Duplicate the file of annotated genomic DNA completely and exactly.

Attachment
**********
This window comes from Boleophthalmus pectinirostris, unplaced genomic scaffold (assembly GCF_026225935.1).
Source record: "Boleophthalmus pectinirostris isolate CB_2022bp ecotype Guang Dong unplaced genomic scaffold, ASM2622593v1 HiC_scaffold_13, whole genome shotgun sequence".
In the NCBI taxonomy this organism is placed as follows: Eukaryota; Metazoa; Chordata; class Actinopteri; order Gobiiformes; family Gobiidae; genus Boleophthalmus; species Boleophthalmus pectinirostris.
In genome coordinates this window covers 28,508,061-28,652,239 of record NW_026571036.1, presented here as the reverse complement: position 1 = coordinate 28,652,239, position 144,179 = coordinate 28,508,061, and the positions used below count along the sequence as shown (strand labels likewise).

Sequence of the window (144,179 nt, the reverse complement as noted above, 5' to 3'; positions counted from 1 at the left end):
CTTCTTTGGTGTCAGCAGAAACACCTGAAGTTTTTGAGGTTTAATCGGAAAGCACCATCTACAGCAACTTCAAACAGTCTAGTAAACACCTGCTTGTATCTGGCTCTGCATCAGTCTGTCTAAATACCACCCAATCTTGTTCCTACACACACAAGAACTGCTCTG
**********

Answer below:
This window comes from Boleophthalmus pectinirostris, unplaced genomic scaffold (assembly GCF_026225935.1).
Source record: "Boleophthalmus pectinirostris isolate CB_2022bp ecotype Guang Dong unplaced genomic scaffold, ASM2622593v1 HiC_scaffold_13, whole genome shotgun sequence".
In the NCBI taxonomy this organism is placed as follows: Eukaryota; Metazoa; Chordata; class Actinopteri; order Gobiiformes; family Gobiidae; genus Boleophthalmus; species Boleophthalmus pectinirostris.
In genome coordinates this window covers 28,508,061-28,652,239 of record NW_026571036.1, presented here as the reverse complement: position 1 = coordinate 28,652,239, position 144,179 = coordinate 28,508,061, and the positions used below count along the sequence as shown (strand labels likewise).

Sequence of the window (144,179 nt, the reverse complement as noted above, 5' to 3'; positions counted from 1 at the left end):
CTTCTTTGGTGTCAGCAGAAACACCTGAAGTTTTTGAGGTTTAATCGGAAAGCACCATCTACAGCAACTTCAAACAGTCTAGTAAACACCTGCTTGTATCTGGCTCTGCATCAGTCTGTCTAAATACCACCCAATCTTGTTCCTACACACACAAGAACTGCTCTG